“She got the politicians to listen to her,” recalled Butler. “She wouldn’t take no for an answer.”

“In all things she was resilient,” wrote her children.

And through her struggles and successes, she was always an artist.

“What remains are the gifts that she gave us – the hundreds of paintings, twisting back and forth from the projector to the canvas – it damaged her body, she breathed in the dust from the pastel crayons for the work that she made,” said Eagan.

“She said that she wasn’t able to go out much and often felt like she was isolated, and yet the quote from her is, ‘Without that, there wouldn’t have been the paintings’, so what remains are the many gifts that she gave us, and what we have lost is a very beautiful force.”

juanita.mercer@thetelegram.com

Twitter: @juanitamercer_

Earlier story:

Acclaimed Canadian and Newfoundland-based artist Mary Pratt died on Tuesday at age 83.

A statement from her family says Pratt died peacefully at her home in St. John’s surrounded by her family.

Loved and celebrated for her artistic genius and community service, Mary Pratt is described by her family as mother, friend, sometimes mentor and counsellor, and a loving grandmother “Nana” to children and grandchildren.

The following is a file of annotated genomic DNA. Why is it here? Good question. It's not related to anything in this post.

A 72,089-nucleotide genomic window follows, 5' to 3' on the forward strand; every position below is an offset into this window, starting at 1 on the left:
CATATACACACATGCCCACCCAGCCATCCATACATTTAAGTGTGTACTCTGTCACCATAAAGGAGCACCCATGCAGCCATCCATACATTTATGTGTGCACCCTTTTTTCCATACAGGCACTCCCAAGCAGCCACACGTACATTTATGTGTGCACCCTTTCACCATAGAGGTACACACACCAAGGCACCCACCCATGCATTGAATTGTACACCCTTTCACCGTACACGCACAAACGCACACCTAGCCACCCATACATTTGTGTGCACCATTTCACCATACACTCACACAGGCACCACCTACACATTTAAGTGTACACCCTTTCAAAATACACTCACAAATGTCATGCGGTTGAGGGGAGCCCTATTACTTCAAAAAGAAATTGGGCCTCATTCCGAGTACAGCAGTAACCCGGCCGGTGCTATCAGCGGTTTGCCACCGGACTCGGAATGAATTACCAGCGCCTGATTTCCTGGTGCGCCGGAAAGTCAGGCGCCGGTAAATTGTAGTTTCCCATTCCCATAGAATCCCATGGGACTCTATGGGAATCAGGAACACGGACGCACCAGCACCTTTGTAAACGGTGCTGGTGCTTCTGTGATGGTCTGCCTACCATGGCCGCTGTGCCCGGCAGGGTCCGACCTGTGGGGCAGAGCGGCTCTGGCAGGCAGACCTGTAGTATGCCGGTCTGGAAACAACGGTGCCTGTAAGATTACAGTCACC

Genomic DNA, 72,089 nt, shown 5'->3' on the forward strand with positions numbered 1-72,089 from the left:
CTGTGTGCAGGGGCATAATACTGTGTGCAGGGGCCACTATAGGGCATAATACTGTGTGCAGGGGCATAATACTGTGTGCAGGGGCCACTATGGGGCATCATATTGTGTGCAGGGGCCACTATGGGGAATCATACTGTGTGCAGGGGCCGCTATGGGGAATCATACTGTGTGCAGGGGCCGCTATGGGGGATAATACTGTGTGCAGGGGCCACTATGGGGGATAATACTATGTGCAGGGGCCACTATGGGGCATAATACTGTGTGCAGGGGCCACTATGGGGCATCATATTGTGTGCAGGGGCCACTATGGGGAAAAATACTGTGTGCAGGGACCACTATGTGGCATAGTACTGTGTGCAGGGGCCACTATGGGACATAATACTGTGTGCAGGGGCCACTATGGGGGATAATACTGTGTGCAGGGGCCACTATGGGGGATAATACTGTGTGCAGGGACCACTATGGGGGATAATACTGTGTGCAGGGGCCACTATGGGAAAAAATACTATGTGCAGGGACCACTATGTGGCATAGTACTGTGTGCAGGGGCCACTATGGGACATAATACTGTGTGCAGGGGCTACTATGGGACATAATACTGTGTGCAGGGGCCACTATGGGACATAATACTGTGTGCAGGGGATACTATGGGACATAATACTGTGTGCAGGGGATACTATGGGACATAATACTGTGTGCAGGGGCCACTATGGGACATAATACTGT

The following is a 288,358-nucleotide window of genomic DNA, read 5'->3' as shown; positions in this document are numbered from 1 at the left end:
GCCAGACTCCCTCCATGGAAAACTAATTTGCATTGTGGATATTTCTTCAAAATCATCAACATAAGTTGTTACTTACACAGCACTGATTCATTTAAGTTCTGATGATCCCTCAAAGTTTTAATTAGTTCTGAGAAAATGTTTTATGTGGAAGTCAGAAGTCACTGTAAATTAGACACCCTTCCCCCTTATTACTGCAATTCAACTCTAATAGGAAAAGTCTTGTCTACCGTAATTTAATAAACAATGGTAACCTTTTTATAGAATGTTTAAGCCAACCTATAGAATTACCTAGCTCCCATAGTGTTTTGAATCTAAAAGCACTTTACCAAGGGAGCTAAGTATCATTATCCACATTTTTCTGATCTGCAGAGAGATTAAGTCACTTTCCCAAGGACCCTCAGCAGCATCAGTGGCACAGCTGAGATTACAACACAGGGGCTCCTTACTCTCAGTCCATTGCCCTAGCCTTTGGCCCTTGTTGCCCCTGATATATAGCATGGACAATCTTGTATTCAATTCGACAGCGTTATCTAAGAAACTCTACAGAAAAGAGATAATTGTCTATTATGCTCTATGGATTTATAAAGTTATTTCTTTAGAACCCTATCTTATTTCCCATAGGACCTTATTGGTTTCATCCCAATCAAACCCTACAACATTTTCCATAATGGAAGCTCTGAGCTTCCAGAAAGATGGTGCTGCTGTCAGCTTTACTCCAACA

“Our mother was generous with all things, and to everyone,” the statement by children John, Anne, Barbara and Ned Pratt.

“Whether it was her time, her enthusiasm, her talent, or a bundle of cash, she always gave more than was asked or expected to us, her friends, other artists and complete strangers. Her famous smile and infectious laugh were part of every conversation. She had a rich and intelligent sense of humour that lifted everyone around her and lasted throughout her entire lifetime.”

Pratt arrived in Newfoundland in 1957, a Fredericton, N.B. girl from a Wesleyan Methodist background, newly married to Christopher Pratt. 

“Although she remained in Newfoundland for the balance of her life, her connection to the St. John River, the wise, plain-spoken words of her father, and the infectious warmth and grace of her mother were with her always,” the statement reads. “She loved and supported her Alma Mater, Mount Allison University, where she studied fine arts and where she first met our father.”

Of her many awards, achievements, and honours Pratt was particularly proud to have been made a Companion of the Order of Canada, and of her role in establishing The Rooms in St. John’s.

“Her art reflected the world around her. She was renowned as a master of light and colour,” the statement read. “She painted what she saw, as she so often explained, and what she saw were not mere surfaces, but images with meaning that ran fathoms deep. As with her images, there was much beneath the surface that we knew and treasured. We will miss her every day.”